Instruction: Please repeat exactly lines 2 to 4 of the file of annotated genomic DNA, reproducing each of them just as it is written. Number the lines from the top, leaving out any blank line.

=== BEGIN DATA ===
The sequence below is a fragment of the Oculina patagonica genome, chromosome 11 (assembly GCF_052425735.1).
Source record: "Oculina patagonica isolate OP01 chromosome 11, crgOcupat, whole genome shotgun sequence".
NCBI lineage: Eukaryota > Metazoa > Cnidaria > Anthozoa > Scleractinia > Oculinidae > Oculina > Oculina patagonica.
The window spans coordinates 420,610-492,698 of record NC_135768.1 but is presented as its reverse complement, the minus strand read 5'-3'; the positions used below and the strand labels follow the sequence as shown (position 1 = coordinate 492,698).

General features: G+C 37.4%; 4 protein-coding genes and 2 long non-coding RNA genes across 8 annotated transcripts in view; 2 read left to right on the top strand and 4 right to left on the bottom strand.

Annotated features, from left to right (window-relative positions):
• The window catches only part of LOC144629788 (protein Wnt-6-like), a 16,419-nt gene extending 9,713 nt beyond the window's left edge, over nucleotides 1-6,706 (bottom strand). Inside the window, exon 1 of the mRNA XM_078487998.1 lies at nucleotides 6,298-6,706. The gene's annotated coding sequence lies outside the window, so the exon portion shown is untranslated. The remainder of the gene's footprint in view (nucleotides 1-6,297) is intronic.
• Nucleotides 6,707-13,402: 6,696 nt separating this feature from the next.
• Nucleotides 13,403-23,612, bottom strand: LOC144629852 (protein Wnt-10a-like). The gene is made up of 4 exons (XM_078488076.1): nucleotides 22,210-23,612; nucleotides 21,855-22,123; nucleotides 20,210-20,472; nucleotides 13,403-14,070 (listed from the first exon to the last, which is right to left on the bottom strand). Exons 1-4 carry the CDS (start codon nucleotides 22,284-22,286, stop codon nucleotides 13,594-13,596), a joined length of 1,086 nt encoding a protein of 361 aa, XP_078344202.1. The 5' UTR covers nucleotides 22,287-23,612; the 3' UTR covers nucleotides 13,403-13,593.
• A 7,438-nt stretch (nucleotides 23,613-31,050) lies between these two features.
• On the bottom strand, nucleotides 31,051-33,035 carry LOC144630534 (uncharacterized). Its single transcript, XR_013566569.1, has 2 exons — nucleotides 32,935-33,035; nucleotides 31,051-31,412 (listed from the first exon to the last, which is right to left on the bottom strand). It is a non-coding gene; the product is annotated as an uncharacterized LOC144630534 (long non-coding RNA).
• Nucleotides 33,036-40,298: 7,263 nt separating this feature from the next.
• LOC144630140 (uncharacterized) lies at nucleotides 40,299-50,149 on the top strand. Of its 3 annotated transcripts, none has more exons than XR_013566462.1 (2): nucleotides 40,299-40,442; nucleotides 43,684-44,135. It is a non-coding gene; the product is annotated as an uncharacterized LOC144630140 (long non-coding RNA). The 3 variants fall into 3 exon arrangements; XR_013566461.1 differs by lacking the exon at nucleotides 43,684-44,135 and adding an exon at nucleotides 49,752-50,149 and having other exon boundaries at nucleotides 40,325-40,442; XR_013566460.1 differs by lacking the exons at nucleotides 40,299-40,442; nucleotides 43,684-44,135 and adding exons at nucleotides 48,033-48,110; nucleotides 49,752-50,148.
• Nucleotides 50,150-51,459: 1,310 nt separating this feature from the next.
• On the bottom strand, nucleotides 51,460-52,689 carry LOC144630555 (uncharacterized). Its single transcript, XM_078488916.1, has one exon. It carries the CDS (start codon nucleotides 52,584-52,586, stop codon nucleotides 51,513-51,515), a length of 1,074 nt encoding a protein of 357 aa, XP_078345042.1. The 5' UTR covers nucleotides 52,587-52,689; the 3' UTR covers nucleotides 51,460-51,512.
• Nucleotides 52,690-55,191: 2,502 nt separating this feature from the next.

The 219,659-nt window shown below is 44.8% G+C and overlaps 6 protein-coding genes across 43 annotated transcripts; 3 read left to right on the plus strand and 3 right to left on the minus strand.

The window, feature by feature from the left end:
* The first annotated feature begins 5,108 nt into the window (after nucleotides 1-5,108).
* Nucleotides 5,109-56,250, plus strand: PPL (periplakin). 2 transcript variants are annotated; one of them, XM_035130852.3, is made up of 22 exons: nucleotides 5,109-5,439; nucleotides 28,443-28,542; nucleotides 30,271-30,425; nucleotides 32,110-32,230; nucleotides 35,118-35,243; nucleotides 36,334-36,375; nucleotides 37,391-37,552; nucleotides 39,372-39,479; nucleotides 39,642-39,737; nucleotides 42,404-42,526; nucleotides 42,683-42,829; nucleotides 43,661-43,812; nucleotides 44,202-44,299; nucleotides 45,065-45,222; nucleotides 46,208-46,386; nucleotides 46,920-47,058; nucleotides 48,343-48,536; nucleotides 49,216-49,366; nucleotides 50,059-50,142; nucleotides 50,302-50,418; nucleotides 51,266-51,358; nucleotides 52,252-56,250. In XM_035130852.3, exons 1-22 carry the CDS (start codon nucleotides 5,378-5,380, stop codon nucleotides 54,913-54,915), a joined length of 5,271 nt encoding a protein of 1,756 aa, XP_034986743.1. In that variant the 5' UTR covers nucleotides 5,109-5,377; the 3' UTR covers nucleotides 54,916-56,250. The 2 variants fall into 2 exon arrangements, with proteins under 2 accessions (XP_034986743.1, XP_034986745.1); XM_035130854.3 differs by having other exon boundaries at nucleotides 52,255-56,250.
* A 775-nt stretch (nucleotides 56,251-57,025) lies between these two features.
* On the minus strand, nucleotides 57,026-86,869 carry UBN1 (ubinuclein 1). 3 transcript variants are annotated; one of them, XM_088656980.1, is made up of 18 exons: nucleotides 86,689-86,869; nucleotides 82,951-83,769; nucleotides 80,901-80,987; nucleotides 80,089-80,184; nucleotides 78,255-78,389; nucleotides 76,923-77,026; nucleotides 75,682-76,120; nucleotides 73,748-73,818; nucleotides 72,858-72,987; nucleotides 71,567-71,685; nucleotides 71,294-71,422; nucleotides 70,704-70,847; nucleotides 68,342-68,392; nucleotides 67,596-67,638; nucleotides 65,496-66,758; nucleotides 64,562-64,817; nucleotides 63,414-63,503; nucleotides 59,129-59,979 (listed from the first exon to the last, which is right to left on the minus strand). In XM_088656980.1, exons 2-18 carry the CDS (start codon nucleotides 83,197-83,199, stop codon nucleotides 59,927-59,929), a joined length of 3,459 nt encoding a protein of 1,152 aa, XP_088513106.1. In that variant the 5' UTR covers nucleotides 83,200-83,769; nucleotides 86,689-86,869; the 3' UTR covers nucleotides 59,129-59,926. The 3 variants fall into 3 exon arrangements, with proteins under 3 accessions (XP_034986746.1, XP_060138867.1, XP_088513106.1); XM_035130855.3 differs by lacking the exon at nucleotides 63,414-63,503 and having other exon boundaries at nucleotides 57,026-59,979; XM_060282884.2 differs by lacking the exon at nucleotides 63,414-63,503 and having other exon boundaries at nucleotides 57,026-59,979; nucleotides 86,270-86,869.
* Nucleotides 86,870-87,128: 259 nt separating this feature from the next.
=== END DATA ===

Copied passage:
Source record: "Oculina patagonica isolate OP01 chromosome 11, crgOcupat, whole genome shotgun sequence".
NCBI lineage: Eukaryota > Metazoa > Cnidaria > Anthozoa > Scleractinia > Oculinidae > Oculina > Oculina patagonica.
The window spans coordinates 420,610-492,698 of record NC_135768.1 but is presented as its reverse complement, the minus strand read 5'-3'; the positions used below and the strand labels follow the sequence as shown (position 1 = coordinate 492,698).